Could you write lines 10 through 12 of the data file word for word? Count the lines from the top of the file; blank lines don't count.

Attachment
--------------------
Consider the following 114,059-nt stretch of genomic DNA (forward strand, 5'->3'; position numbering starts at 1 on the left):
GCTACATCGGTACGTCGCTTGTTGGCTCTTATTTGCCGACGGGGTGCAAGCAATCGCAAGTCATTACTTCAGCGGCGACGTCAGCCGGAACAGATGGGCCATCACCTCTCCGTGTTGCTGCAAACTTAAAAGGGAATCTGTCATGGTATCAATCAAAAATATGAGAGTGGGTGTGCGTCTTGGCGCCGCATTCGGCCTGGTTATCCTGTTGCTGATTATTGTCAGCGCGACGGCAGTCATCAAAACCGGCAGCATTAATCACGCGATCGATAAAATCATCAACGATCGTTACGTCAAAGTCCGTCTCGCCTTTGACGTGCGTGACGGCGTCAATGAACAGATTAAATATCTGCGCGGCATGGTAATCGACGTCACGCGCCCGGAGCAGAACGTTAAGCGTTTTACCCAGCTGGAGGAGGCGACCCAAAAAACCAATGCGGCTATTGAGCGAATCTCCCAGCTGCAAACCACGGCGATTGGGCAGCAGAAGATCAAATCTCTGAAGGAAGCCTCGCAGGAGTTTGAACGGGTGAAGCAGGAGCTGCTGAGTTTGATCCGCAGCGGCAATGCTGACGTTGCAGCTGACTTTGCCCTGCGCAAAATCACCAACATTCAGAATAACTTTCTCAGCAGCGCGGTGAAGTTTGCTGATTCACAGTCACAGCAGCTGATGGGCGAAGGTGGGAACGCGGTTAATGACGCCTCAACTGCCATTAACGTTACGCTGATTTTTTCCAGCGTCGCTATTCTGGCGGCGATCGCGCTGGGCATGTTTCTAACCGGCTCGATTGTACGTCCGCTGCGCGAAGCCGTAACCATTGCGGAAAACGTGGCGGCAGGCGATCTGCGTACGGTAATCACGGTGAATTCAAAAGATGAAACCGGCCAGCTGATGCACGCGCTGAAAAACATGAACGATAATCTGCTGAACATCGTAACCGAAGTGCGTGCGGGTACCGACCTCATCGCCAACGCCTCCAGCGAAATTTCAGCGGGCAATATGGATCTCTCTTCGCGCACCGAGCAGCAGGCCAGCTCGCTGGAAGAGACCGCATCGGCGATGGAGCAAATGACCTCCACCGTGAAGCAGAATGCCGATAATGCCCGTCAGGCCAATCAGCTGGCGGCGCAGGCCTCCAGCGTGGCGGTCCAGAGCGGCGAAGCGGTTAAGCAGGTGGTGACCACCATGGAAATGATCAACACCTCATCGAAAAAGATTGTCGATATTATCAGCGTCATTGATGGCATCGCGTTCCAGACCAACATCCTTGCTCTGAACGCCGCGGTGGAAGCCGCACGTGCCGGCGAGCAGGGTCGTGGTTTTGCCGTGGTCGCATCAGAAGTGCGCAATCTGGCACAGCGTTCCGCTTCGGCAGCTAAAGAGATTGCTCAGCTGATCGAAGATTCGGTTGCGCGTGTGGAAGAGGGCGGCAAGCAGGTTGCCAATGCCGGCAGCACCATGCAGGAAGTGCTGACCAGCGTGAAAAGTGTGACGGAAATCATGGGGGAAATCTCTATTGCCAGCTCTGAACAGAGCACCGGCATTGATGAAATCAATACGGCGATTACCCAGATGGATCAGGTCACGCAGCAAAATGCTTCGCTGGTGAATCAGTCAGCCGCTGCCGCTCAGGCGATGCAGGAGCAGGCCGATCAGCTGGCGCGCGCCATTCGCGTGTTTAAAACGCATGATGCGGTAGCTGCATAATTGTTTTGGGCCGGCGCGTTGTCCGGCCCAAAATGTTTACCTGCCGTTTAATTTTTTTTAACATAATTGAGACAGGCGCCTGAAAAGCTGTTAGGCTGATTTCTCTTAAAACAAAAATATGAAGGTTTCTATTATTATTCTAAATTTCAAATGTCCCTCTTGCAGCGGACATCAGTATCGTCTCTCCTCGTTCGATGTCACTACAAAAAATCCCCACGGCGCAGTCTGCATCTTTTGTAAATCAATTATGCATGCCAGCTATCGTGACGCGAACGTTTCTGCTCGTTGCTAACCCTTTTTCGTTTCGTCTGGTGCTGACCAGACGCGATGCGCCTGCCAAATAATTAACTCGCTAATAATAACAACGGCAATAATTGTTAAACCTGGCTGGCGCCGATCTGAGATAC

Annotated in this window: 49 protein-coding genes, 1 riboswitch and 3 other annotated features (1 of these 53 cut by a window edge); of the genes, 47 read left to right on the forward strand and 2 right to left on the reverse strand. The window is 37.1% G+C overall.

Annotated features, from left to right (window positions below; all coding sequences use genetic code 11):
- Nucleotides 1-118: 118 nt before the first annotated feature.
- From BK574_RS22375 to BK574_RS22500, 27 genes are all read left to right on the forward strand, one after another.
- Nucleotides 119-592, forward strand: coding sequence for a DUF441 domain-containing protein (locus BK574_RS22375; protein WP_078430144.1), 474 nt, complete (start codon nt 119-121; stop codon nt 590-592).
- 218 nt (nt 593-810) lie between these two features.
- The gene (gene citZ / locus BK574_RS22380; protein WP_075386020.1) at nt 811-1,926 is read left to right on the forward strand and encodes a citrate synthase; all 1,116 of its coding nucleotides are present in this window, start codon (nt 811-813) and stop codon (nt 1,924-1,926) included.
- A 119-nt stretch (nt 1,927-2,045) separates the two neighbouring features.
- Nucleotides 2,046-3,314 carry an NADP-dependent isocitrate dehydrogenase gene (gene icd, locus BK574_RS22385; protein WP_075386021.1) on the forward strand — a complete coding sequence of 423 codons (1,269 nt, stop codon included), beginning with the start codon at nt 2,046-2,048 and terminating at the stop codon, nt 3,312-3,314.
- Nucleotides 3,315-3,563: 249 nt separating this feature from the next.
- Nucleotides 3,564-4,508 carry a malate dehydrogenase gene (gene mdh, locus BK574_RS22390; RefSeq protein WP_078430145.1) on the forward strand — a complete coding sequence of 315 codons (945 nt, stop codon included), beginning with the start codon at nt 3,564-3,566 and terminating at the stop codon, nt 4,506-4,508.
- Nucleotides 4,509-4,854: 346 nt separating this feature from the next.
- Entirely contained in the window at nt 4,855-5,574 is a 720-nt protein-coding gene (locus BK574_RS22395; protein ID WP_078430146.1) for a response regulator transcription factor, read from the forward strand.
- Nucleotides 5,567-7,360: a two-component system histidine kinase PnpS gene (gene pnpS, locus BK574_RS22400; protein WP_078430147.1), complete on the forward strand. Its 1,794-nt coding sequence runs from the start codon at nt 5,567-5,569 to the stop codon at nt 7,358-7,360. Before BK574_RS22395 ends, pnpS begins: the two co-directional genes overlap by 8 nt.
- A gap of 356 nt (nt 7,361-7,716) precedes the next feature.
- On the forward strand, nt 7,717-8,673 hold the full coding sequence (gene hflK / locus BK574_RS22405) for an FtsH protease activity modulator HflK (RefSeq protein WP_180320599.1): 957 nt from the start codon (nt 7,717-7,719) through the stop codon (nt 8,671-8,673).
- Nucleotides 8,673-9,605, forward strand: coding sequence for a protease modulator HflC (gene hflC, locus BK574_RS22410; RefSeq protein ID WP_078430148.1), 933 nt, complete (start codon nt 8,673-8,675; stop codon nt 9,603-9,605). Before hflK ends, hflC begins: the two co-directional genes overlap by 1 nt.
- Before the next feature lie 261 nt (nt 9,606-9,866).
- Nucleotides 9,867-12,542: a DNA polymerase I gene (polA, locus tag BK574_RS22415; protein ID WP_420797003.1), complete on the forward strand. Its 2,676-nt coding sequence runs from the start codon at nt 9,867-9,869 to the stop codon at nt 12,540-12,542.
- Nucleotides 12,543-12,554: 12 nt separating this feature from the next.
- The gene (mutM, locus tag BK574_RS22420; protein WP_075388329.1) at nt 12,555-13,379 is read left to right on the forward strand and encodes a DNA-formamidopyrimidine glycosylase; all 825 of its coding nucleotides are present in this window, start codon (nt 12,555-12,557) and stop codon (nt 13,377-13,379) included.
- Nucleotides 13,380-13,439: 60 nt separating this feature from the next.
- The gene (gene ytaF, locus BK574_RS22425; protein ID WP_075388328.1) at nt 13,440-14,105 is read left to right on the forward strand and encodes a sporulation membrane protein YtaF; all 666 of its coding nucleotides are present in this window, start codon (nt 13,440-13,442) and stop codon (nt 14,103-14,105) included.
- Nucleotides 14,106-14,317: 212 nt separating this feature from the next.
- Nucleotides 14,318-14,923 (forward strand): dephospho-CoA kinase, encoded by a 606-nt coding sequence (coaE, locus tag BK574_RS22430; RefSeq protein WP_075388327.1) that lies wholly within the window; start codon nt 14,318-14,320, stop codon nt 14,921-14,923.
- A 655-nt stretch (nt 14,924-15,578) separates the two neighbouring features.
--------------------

- A 119-nt stretch (nt 1,927-2,045) separates the two neighbouring features.
- Nucleotides 2,046-3,314 carry an NADP-dependent isocitrate dehydrogenase gene (gene icd, locus BK574_RS22385; protein WP_075386021.1) on the forward strand — a complete coding sequence of 423 codons (1,269 nt, stop codon included), beginning with the start codon at nt 2,046-2,048 and terminating at the stop codon, nt 3,312-3,314.
- Nucleotides 3,315-3,563: 249 nt separating this feature from the next.